Photo: Steve KeysEmail, Twitter, Facebook, MySpace, YouTube, Delicious, Digg, LinkedIn, blogs (of course), and scores of others—all part of the new and wonderful ways we can now connect with one another electronically, each with its own culture and unique set of rules. In one sense, the planet has never been more interconnected. And yet, this interconnectedness, while wonderful, hasn't come without cost.
Much has been written about the dangers of Internet addiction. From pornography to merely surfing the web, the Internet is clearly the television of the 21st century, an electronic drug that often yanks us away from the physical world. Like any addiction, the real cost, for those of us who are truly addicted, is to the number and quality of our relationships with others. We may enjoy online relationships using social media sites like Facebook or Twitter, for example, but the difference between these kinds of interactions and interactions with people in the physical world is clearly vast. As long as we expect no more from these online relationships than they can give, no good reason exists why we can't enjoy the power of social media sites to connect us efficiently to people we'd otherwise not touch. The problem, however, comes when we find ourselves subtly substituting electronic relationships for physical ones or mistaking our electronic relationships for physical ones. We may feel we're connecting effectively with others via the Internet, but too much electronic-relating paradoxically engenders a sense of social isolation.
Making our meaning clear electronically presents extra challenges. For example, we write things like "LOL" and "LMOA" to describe our laughter, but they're no real substitute for hearing people laugh, which has real power to lift our spirits when we're feeling low.
I've also observed people using electronic media to make confrontation easier and have seen more than one relationship falter as a result. People are often uncomfortable with face-to-face confrontation, so it's easy to understand why they'd choose to use the Internet. Precisely because electronic media transmit emotion so poorly compared to in-person interaction, many view it as the perfect way to send difficult messages: it blocks us from registering the negative emotional responses such messages engender, which provides us the illusion we're not really doing harm. Unfortunately, this also usually means we don't transmit these messages with as much empathy, and often find ourselves sending a different message than we intended and breeding more confusion than we realize.
As a result, I've made it a rule of thumb to limit my email communications as much as possible to factual information only. If I need to work something out with someone that feels difficult, uncomfortable, or unpleasant, I make myself communicate in person. In-person interactions, though more difficult, are more likely to result in positive outcomes and provide opportunities for personal growth. Whenever I hear stories of romantic break-ups, firings, or even arguments going on electronically, I cringe. We find ourselves tempted to communicate that way because it feels easier—but the outcome is often worse.
For transferring information efficiently, the Internet is excellent. For transacting emotionally sensitive or satisfying connections, it's not. My wife and I joke that we use email messaging when we're sitting back-to-back in our home office, but we use it to keep a record of our schedule. When we have a conflict, we turn our chairs around and talk.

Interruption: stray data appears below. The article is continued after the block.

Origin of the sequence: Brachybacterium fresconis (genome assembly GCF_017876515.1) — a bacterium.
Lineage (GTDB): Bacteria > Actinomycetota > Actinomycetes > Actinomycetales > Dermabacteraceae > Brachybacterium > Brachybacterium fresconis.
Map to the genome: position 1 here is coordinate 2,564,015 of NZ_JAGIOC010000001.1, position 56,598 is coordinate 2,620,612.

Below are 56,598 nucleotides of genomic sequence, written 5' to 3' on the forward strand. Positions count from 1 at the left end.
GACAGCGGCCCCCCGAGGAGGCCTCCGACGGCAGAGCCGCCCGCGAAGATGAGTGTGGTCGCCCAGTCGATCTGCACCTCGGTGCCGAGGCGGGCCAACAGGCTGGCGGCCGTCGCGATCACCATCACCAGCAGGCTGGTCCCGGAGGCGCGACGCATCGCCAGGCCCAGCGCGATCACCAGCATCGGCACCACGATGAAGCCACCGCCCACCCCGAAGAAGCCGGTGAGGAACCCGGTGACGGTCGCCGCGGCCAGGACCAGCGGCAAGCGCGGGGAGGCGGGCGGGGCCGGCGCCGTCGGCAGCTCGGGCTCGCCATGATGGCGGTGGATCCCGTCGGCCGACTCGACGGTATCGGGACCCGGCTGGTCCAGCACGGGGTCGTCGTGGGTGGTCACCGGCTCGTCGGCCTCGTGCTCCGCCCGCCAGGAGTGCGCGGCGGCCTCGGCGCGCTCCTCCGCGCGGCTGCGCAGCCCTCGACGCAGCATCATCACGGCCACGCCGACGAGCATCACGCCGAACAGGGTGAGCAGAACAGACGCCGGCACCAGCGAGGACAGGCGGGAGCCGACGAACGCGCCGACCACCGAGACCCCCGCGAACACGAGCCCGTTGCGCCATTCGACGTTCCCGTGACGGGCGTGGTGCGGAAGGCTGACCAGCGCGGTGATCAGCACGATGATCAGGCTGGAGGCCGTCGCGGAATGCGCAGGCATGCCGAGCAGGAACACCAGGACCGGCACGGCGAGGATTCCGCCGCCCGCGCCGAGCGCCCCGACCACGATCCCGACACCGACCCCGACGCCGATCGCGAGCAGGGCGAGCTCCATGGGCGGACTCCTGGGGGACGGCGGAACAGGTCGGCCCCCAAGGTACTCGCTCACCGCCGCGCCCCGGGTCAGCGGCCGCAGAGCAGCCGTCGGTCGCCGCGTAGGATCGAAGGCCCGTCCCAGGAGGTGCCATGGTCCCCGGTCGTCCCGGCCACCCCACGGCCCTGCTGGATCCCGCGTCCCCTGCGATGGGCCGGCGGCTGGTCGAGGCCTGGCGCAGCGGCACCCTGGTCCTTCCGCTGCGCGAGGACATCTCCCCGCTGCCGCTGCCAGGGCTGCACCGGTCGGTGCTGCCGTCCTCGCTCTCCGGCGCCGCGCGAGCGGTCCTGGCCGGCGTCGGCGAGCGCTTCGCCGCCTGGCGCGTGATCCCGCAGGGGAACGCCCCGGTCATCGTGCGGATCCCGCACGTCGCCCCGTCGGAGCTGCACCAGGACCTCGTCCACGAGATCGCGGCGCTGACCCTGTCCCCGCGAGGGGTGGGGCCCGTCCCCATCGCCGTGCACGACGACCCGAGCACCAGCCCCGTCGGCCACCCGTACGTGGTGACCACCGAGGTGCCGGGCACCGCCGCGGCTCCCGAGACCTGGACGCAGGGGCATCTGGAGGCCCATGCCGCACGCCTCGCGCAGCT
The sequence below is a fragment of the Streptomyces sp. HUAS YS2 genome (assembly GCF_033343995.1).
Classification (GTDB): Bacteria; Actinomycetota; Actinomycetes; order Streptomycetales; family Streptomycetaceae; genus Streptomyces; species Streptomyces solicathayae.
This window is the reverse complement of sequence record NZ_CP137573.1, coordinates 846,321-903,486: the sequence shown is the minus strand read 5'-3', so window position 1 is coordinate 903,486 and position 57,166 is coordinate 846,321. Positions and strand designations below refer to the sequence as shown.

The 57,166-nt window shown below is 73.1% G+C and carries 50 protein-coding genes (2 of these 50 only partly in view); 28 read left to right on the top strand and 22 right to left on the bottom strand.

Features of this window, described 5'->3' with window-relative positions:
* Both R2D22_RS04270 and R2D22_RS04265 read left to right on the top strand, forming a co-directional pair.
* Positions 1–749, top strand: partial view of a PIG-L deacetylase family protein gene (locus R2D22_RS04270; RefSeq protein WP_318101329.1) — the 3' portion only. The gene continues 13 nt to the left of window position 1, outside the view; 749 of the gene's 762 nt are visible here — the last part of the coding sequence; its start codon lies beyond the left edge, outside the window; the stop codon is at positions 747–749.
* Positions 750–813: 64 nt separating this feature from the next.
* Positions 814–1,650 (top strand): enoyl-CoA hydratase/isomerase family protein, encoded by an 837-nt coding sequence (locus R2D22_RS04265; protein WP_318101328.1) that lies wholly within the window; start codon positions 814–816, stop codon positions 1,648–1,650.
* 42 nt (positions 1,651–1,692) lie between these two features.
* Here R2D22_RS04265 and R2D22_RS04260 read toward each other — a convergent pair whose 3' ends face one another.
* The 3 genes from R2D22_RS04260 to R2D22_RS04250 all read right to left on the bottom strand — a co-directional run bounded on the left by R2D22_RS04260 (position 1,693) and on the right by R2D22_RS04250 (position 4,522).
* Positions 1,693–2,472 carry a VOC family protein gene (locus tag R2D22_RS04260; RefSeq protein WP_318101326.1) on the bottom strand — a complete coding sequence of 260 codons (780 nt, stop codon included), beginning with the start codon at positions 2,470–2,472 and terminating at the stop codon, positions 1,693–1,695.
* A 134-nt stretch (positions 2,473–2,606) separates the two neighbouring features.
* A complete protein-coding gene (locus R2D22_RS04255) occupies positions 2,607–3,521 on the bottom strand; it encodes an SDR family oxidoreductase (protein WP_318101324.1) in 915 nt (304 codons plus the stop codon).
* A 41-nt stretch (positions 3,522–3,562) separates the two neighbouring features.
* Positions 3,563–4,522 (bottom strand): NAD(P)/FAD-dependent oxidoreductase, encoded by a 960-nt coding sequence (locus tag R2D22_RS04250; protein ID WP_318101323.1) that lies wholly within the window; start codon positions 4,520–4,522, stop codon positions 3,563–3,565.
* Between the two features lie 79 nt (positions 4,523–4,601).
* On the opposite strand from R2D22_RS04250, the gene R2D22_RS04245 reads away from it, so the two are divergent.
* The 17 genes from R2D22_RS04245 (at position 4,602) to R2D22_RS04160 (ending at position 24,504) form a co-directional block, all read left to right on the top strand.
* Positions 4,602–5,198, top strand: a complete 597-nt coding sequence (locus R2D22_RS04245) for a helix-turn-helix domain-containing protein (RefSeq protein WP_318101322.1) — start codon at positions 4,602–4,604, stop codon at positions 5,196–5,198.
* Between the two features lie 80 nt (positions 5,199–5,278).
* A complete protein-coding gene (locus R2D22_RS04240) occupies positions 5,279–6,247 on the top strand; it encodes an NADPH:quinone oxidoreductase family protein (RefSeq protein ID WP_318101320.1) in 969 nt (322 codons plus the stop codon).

Even when we're all careful to use the Internet only to exchange information, problems can still arise. People tend to delay answering emails when they don't have what they consider to be good answers or when they want to avoid whatever responsibility the email demands of them. But this is like being asked a question in person and rather than responding, "I don't know" or "I'll have to think about it," turning on your heels and walking away in silence. It's far easier to ignore an email sender's request than a request from someone made in person because an email sender's hope to get a response or frustration in not receiving one remains mostly invisible. But it's every bit as rude.
Our "emotional invisibility" on the Internet perhaps also explains so much of the vitriol we see on so many websites. People clearly have a penchant for saying things in the electronic world they'd never say to people in person because the person to whom they're saying it isn't physically present to display their emotional reaction. It's as if the part of our nervous system that registers the feelings of others has been paralyzed or removed when we're communicating electronically, as if we're drunk and don't realize or don't care that our words are hurting others.
Social media websites are wonderful tools but are often abused. A few common sense rules for the electronic world apply:
The Internet is an amazing tool. But even as it's shrunk the world and brought us closer together, it's threatened to push us further apart. Like any useful tool, to make technology serve us well requires the exercise of good judgment. For whatever reason, the restraints that stop most of us from blurting out things in public we know we shouldn't seem far weaker when our mode of communication is typing. Unfortunately, typed messages often wound even more gravely, while electronic messages of remorse paradoxically have little power to heal. Perhaps we just don't think such messages have the same power to harm as when we we say them in person. Perhaps in the heat of the moment without another's physical presence to hold us back, we just don't care. Whatever the reason, it's clearly far easier for us to be meaner to one another online. Let's try not to be.
If you enjoyed this post, please feel free to explore Dr. Lickerman's home page, Happiness in this World.